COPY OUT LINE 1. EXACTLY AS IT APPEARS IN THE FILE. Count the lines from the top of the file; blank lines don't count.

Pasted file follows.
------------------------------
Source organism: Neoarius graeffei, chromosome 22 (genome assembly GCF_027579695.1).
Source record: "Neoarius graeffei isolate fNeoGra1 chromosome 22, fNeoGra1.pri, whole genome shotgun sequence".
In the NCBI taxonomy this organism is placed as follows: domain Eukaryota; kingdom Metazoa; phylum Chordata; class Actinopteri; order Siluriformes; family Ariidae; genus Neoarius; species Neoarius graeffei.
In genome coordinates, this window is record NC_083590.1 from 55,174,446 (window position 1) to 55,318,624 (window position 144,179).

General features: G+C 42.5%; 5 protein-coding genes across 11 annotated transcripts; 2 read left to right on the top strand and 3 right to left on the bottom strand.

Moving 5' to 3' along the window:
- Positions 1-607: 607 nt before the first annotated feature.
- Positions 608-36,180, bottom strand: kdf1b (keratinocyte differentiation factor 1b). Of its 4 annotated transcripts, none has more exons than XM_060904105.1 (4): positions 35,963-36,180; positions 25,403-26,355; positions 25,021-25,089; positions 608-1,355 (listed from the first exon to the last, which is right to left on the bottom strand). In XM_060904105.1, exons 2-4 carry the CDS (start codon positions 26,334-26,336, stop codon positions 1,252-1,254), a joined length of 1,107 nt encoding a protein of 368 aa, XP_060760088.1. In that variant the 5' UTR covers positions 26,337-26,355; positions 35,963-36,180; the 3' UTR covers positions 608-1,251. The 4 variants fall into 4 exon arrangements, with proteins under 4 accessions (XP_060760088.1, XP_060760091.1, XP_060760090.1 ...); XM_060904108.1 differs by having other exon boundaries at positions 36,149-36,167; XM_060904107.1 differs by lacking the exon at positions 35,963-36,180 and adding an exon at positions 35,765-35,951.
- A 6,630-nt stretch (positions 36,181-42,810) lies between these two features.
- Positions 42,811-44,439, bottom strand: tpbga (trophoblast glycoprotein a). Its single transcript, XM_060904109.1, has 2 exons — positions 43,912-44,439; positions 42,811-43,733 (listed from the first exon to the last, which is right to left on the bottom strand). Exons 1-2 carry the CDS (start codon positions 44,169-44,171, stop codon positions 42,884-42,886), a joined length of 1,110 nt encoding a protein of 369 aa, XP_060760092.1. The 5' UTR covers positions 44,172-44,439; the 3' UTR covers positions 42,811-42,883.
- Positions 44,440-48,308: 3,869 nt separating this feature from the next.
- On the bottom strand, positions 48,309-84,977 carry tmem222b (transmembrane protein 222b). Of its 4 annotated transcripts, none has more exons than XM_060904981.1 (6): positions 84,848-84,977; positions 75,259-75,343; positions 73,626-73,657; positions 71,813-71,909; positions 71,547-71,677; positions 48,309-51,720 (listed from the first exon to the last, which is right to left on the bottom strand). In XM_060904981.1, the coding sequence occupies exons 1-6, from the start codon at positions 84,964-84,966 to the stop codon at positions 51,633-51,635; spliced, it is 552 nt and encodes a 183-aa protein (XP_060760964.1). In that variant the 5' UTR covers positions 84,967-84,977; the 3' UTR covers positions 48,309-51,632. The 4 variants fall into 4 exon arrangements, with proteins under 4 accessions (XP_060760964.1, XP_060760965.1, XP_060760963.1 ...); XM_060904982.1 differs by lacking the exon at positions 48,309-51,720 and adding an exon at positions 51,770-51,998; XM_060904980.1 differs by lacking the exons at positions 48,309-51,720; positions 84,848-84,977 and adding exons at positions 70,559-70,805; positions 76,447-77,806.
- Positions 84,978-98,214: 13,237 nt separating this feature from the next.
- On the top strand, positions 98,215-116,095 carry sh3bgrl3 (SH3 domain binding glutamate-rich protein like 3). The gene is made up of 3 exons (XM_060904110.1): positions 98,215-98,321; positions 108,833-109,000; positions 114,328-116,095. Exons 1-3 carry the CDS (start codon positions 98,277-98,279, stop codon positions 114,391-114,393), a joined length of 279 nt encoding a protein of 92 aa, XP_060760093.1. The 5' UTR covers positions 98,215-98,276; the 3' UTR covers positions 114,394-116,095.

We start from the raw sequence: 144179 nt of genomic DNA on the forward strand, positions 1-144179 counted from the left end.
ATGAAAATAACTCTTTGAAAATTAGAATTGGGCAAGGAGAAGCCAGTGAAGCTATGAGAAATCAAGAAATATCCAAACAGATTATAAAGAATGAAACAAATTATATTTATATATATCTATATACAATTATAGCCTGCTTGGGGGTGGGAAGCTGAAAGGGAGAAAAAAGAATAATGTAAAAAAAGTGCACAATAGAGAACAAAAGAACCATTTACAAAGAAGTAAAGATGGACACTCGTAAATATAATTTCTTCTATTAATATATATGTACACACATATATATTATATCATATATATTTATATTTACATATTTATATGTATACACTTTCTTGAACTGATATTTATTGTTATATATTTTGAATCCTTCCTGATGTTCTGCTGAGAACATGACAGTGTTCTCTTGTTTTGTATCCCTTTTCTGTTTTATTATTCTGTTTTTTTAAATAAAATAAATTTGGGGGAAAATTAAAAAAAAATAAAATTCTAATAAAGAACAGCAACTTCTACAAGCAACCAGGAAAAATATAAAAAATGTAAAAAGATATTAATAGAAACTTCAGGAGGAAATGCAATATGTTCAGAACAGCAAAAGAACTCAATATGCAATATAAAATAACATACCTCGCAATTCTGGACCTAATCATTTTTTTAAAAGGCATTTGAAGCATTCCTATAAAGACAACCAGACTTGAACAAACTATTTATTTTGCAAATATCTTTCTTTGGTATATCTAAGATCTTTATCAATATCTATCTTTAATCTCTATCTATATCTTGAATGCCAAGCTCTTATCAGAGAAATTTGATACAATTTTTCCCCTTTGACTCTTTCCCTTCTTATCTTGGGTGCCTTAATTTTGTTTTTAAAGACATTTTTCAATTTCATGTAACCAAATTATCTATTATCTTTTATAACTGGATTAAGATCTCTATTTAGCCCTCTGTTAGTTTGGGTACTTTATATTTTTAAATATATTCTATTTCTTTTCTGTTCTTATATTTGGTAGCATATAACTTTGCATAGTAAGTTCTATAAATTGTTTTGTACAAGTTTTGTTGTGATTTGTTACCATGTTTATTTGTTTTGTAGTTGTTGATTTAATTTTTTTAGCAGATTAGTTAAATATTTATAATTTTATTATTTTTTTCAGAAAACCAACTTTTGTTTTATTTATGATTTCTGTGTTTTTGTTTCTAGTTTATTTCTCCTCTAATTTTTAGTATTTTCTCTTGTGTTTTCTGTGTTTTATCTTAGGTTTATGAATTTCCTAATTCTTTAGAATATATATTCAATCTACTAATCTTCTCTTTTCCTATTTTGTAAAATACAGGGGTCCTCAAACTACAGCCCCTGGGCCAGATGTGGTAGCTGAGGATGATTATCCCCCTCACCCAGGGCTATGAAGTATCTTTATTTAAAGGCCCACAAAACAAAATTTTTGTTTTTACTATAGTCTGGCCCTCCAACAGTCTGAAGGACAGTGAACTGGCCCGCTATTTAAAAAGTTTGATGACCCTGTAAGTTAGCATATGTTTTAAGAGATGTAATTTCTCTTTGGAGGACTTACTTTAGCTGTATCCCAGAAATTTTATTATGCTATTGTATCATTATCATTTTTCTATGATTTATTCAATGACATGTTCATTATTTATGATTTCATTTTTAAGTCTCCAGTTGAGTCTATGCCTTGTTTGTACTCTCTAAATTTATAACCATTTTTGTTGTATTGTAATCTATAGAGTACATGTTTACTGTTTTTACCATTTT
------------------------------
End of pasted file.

Source organism: Neoarius graeffei, chromosome 22 (genome assembly GCF_027579695.1).